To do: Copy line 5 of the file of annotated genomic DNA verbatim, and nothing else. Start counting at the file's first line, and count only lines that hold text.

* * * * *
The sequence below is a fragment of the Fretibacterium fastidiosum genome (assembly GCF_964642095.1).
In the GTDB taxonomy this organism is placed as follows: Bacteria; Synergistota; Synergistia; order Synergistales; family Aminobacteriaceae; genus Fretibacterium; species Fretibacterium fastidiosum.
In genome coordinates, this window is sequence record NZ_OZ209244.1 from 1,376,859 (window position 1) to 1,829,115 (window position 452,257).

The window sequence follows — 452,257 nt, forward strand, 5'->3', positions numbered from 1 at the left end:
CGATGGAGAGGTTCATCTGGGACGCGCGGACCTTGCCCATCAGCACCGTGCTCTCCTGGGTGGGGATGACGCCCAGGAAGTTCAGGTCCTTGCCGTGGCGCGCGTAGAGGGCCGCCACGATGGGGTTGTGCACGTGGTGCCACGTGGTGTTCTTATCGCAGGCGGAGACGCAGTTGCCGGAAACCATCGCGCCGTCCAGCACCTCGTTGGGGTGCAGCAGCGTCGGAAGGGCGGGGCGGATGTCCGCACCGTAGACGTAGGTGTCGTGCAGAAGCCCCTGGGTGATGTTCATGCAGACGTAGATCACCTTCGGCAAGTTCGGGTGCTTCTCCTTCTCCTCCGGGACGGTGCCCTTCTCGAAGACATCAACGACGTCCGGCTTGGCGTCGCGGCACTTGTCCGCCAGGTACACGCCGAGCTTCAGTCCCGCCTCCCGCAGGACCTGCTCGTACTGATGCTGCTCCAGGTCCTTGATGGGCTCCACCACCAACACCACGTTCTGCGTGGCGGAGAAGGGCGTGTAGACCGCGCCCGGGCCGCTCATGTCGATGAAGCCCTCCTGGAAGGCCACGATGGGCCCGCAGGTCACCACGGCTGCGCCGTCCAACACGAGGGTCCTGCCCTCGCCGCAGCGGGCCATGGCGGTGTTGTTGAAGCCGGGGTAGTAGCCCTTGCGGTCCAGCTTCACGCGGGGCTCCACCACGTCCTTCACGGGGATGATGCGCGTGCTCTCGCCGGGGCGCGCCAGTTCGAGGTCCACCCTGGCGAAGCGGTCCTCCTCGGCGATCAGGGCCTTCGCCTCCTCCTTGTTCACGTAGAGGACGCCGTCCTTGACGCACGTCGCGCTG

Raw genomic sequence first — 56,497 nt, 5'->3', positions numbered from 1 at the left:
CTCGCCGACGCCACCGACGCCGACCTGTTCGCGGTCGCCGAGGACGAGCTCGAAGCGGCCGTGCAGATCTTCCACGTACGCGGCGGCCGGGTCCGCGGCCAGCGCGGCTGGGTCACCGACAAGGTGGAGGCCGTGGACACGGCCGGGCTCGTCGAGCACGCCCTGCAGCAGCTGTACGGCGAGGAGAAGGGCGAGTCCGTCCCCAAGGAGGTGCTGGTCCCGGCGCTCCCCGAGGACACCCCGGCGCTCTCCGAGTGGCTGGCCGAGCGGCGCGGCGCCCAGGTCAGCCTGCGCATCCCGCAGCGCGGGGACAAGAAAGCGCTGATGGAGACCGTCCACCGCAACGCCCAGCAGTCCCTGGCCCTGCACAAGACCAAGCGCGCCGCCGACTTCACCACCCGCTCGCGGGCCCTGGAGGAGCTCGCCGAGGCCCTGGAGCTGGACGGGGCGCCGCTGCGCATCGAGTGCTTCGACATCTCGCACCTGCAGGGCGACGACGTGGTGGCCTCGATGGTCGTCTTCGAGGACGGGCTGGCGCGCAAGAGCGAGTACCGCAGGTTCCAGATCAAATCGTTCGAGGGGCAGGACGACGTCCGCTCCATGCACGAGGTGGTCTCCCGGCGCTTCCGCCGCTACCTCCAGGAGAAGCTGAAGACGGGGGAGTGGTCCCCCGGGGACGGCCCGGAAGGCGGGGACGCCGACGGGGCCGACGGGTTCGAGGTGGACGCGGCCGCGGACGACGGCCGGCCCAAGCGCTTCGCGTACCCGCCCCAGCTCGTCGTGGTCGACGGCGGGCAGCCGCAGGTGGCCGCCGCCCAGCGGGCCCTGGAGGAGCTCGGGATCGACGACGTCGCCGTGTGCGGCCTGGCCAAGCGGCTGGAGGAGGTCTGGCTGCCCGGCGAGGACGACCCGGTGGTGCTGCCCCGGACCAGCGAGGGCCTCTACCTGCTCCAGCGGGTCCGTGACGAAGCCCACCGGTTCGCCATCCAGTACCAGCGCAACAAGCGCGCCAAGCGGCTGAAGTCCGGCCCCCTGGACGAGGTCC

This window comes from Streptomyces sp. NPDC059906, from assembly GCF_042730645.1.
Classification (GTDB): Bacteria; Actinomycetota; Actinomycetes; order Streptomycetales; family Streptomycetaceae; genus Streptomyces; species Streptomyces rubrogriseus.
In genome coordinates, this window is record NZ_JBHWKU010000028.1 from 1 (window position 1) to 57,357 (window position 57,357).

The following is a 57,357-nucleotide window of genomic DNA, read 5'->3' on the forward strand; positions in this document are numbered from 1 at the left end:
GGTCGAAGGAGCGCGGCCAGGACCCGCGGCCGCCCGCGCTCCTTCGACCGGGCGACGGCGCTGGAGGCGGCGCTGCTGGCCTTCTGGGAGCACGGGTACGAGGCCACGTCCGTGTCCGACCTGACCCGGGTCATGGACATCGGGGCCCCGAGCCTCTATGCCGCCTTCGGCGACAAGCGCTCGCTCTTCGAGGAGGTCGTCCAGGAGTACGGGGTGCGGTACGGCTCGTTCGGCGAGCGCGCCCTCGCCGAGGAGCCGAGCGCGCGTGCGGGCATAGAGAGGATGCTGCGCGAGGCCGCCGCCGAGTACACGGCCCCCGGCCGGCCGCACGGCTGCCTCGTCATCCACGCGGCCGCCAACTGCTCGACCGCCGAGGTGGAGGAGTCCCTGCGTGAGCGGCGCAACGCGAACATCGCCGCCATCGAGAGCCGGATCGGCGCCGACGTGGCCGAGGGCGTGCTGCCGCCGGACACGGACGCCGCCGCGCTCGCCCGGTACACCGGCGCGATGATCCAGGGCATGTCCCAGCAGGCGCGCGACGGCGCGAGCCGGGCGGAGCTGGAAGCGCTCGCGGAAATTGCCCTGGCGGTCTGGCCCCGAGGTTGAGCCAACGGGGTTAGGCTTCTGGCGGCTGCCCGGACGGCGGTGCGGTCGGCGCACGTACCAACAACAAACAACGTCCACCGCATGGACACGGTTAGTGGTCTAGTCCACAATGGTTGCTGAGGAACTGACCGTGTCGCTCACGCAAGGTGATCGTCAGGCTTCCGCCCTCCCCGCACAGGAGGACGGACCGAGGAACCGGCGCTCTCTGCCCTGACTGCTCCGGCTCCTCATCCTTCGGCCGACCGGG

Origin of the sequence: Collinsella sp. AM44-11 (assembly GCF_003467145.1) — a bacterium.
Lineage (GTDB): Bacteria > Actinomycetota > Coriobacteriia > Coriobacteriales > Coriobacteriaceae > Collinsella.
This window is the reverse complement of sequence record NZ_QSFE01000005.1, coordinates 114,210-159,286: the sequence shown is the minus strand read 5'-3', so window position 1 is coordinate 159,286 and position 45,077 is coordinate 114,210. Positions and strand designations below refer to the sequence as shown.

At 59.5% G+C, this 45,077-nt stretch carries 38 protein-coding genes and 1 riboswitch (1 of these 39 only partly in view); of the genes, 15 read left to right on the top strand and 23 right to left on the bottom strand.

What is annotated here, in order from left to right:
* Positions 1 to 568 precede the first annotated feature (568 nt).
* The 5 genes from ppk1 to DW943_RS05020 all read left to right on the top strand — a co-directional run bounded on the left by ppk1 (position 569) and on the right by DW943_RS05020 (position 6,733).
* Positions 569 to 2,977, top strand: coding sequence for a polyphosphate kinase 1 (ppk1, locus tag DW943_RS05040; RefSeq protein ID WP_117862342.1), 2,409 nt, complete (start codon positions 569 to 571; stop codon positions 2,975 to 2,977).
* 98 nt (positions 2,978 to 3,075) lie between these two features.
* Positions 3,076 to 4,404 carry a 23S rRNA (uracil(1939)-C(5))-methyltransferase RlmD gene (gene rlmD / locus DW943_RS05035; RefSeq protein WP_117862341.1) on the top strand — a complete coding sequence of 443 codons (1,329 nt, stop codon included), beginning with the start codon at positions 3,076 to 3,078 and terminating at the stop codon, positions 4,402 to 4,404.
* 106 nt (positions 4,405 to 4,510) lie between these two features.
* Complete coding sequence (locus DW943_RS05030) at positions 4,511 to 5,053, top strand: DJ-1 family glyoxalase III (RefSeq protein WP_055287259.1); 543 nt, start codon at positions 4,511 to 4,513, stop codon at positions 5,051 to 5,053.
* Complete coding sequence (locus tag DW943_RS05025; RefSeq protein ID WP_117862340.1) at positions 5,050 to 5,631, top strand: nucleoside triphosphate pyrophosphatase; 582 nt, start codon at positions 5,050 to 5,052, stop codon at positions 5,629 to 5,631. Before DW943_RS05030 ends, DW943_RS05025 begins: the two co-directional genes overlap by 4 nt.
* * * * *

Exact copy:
CGATGGAGAGGTTCATCTGGGACGCGCGGACCTTGCCCATCAGCACCGTGCTCTCCTGGGTGGGGATGACGCCCAGGAAGTTCAGGTCCTTGCCGTGGCGCGCGTAGAGGGCCGCCACGATGGGGTTGTGCACGTGGTGCCACGTGGTGTTCTTATCGCAGGCGGAGACGCAGTTGCCGGAAACCATCGCGCCGTCCAGCACCTCGTTGGGGTGCAGCAGCGTCGGAAGGGCGGGGCGGATGTCCGCACCGTAGACGTAGGTGTCGTGCAGAAGCCCCTGGGTGATGTTCATGCAGACGTAGATCACCTTCGGCAAGTTCGGGTGCTTCTCCTTCTCCTCCGGGACGGTGCCCTTCTCGAAGACATCAACGACGTCCGGCTTGGCGTCGCGGCACTTGTCCGCCAGGTACACGCCGAGCTTCAGTCCCGCCTCCCGCAGGACCTGCTCGTACTGATGCTGCTCCAGGTCCTTGATGGGCTCCACCACCAACACCACGTTCTGCGTGGCGGAGAAGGGCGTGTAGACCGCGCCCGGGCCGCTCATGTCGATGAAGCCCTCCTGGAAGGCCACGATGGGCCCGCAGGTCACCACGGCTGCGCCGTCCAACACGAGGGTCCTGCCCTCGCCGCAGCGGGCCATGGCGGTGTTGTTGAAGCCGGGGTAGTAGCCCTTGCGGTCCAGCTTCACGCGGGGCTCCACCACGTCCTTCACGGGGATGATGCGCGTGCTCTCGCCGGGGCGCGCCAGTTCGAGGTCCACCCTGGCGAAGCGGTCCTCCTCGGCGATCAGGGCCTTCGCCTCCTCCTTGTTCACGTAGAGGACGCCGTCCTTGACGCACGTCGCGCTG